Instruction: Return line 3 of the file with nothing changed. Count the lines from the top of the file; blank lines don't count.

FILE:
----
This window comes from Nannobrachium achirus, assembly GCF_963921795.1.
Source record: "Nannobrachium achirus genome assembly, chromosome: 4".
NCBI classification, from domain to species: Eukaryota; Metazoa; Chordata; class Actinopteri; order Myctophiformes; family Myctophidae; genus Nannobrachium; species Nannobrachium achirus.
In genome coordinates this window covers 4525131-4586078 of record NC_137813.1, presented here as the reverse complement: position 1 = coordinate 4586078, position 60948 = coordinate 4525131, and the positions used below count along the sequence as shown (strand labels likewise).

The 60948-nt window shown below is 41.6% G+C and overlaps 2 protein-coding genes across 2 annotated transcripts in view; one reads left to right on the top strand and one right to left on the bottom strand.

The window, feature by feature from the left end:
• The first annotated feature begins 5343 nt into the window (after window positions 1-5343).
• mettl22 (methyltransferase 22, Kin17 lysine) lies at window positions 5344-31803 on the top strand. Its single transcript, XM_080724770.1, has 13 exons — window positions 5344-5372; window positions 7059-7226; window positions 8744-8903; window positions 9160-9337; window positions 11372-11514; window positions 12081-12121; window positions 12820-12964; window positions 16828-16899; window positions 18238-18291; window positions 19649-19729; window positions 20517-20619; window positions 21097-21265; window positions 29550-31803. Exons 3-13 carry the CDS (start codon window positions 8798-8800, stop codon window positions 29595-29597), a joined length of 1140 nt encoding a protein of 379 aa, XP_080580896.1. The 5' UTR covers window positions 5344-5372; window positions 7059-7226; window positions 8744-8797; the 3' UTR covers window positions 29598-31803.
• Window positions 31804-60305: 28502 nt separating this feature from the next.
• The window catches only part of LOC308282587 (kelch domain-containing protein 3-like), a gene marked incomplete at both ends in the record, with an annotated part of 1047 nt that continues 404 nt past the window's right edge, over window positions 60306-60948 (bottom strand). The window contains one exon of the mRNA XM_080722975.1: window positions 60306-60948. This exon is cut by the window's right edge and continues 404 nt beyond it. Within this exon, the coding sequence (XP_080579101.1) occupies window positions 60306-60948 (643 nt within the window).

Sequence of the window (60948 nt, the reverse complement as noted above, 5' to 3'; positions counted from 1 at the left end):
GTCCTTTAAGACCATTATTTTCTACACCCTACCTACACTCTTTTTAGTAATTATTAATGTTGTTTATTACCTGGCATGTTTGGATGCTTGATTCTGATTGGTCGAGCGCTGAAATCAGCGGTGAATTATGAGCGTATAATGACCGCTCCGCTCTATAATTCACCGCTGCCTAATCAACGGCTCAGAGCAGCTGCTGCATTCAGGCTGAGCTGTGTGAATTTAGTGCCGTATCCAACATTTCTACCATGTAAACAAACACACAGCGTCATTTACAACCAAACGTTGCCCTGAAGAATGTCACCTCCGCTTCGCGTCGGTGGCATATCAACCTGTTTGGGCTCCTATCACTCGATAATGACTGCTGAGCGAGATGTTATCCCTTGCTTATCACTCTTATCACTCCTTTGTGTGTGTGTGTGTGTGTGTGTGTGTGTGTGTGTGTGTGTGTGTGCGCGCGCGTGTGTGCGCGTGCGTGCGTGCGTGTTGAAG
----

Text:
NCBI classification, from domain to species: Eukaryota; Metazoa; Chordata; class Actinopteri; order Myctophiformes; family Myctophidae; genus Nannobrachium; species Nannobrachium achirus.